Crosby (UK Parliament constituency)
|Former Borough constituency|
for the House of Commons
Boundary of Crosby in Merseyside for the 2005 general election.
Location of Merseyside within England.
|Number of members||One|
|Replaced by||Sefton Central, Bootle|
Crosby was a constituency in Merseyside, represented in the House of Commons of the Parliament of the United Kingdom from 1950 until 2010. It elected one Member of Parliament (MP) by the first past the post system of election.
Prior to 1997, the constituency was seen as a safe seat for the Conservative Party. They held the seat from its creation in 1950 until the death in 1981 of Sir Graham Page. The resulting by-election was notable as it was won by Shirley Williams, one of the "gang of four" senior members of the Labour Party who had founded the new Social Democratic Party (SDP), becoming the first SDP member to be elected. However, Williams lost the seat to the Conservative candidate Malcolm Thornton at the 1983 general election.
Thornton held the seat until the 1997 election, when he lost to Labour's Claire Curtis-Thomas who held the seat until its abolition. On 7 October 2009, it was announced that Curtis-Thomas would stand down at the 2010 general election.
1950-1955: The Borough of Crosby, and the parish of Ford in the Rural District of West Lancashire.
1955-1974: The Borough of Crosby, and the Urban District of Litherland.
1974-1983: The Borough of Crosby, the Urban District of Formby, and in the Rural District of West Lancashire the parishes of Altcar, Ince Blundell, Maghull, Sefton (part), and Thornton.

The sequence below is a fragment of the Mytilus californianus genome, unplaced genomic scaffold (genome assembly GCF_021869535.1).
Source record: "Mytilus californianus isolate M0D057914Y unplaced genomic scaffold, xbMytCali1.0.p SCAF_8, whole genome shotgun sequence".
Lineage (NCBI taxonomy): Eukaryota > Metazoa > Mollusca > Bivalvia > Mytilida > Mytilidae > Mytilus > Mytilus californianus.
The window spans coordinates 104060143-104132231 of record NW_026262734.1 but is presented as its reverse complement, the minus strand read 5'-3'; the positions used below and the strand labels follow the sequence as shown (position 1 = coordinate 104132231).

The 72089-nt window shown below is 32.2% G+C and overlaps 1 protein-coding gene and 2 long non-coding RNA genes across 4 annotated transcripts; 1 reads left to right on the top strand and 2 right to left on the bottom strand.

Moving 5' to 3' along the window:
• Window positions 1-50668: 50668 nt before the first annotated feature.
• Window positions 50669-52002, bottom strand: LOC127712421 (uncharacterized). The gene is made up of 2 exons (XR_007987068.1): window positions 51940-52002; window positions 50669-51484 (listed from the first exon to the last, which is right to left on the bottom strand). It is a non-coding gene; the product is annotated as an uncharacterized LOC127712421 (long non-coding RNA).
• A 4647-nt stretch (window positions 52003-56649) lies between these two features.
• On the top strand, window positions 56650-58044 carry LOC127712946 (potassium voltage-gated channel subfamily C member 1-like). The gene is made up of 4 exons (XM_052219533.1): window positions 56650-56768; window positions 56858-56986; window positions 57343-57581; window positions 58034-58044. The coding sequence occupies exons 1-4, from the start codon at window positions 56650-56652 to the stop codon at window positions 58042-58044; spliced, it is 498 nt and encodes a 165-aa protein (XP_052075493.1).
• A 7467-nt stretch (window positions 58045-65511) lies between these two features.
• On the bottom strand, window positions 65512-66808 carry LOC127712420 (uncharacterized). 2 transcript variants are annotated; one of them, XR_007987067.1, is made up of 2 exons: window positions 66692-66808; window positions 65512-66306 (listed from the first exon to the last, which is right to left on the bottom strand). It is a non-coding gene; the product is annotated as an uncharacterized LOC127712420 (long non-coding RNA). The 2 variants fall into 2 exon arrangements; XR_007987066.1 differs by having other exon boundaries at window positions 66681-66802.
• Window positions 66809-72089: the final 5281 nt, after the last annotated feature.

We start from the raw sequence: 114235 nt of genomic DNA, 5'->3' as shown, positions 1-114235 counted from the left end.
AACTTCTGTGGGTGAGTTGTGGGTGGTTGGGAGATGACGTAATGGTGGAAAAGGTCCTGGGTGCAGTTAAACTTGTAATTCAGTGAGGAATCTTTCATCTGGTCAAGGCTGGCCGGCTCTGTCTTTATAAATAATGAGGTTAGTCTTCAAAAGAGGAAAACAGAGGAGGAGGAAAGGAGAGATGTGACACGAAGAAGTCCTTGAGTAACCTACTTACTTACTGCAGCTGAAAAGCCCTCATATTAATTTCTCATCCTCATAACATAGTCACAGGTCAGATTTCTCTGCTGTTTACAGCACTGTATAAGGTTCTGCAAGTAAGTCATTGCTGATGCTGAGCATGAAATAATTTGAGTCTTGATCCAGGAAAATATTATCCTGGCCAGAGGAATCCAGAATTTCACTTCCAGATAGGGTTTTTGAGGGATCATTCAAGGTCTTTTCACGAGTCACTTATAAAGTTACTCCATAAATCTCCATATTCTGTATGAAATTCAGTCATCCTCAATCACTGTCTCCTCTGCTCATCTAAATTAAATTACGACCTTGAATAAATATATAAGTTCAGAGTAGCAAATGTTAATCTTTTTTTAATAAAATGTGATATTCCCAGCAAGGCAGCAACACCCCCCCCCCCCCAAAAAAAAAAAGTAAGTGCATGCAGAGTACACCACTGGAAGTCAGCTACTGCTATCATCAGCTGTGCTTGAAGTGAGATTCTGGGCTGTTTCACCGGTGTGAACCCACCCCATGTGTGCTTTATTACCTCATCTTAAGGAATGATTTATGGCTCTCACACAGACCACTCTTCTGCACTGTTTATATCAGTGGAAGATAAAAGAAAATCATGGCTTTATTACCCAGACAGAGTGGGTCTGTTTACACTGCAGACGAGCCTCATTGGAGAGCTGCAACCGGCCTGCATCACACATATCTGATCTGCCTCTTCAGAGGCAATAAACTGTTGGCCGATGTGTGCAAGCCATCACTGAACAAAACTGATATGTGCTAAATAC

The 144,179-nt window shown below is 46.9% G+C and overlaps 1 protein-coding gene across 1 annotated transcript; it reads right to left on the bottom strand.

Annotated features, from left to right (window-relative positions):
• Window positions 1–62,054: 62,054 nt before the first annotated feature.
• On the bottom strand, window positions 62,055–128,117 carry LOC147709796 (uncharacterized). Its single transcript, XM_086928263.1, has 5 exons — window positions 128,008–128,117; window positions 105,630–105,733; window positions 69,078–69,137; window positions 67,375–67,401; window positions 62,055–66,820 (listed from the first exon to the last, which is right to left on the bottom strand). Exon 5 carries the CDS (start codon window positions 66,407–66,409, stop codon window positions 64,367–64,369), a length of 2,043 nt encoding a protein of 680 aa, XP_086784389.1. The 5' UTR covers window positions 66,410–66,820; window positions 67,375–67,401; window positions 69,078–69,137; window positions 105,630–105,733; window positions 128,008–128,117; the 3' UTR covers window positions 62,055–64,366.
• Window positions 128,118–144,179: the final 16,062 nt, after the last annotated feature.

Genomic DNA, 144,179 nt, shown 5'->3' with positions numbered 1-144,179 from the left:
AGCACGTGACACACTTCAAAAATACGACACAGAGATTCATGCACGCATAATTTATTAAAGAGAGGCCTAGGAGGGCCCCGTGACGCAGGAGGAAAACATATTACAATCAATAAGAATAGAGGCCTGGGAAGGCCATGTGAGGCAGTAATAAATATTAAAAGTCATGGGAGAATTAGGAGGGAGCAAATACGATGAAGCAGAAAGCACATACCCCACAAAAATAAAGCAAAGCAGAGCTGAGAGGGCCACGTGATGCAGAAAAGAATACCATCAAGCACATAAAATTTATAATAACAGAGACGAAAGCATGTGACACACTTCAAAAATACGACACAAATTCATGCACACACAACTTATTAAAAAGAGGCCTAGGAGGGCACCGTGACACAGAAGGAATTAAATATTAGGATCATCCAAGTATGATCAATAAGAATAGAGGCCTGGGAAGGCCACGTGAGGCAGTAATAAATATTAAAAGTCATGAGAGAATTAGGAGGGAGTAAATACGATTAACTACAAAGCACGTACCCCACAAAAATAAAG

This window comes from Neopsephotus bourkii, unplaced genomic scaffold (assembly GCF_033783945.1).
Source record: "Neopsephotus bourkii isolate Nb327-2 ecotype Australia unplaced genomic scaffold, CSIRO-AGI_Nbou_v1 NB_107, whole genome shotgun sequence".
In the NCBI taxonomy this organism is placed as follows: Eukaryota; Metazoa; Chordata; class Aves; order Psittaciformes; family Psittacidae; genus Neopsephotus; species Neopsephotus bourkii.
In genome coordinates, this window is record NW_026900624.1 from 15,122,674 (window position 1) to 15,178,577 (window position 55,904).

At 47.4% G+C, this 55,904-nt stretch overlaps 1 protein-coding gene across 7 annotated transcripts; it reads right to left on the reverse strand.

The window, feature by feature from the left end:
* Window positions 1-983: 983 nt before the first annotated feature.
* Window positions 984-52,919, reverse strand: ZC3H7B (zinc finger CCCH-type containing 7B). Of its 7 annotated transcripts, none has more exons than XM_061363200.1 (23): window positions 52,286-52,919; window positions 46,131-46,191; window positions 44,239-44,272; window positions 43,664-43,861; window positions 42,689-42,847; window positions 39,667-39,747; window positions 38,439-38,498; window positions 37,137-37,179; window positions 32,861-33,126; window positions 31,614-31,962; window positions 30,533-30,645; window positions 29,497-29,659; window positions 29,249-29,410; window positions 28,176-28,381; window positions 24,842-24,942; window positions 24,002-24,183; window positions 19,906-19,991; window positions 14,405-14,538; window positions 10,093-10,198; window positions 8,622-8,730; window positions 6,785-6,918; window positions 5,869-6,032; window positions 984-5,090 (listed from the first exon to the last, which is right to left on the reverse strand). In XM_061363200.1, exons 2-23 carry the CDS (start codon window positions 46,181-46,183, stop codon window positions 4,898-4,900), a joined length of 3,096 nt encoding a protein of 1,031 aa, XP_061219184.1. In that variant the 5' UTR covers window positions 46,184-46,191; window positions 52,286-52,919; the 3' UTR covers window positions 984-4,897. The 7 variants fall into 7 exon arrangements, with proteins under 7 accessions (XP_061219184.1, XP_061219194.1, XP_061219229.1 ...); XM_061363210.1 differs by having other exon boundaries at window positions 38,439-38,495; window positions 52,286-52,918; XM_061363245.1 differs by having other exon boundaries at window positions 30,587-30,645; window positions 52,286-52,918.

1983-1997: The Borough of Sefton wards of Blundellsands, Harington, Manor, Molyneux, Park, Ravenmeols, Sudell, and Victoria.
1997-2010: The Borough of Sefton wards of Blundellsands, Church, Harington, Manor, Ravenmeols, and Victoria.
The predecessor seat to Crosby was the Waterloo constituency, which existed between 1918 and 1950. Crosby constituency covered the whole town of Crosby which includes the localities of Great Crosby, Blundellsands, Brighton-le-Sands, Seaforth, Waterloo, Little Crosby, Hightown and Thornton, as well as the town of Formby and the village of Little Altcar, all in Sefton in Merseyside. On its abolition in 2010 it was bordered to the north by the constituency of Southport, to the east by Lancashire West and Knowsley North and Sefton East, and to the south by Bootle.
Following a review by the Boundary Commission for England, the Crosby constituency was abolished at the 2010 general election. It was replaced by the new Sefton Central seat, which includes parts of the former Knowsley North and Sefton East constituency. As a result, Formby and Little Altcar are part of the new Sefton Central constituency and the town of Crosby has been divided between two constituencies, with the two electoral wards of southern Crosby, Church and Victoria, containing the urbanised bulk of the town which includes the areas of Great Crosby, Waterloo and Seaforth, being absorbed into the expanded Bootle constituency, represented by the Labour MP Joe Benton, and the two electoral wards of northern Crosby, Blundellsands and Manor, which contains residential suburban areas such as, Blundellsands, Brighton-Le-Sands, Little Crosby, Thornton, and Hightown, forming part of the new Sefton Central constituency represented by Bill Esterson, also a Labour MP.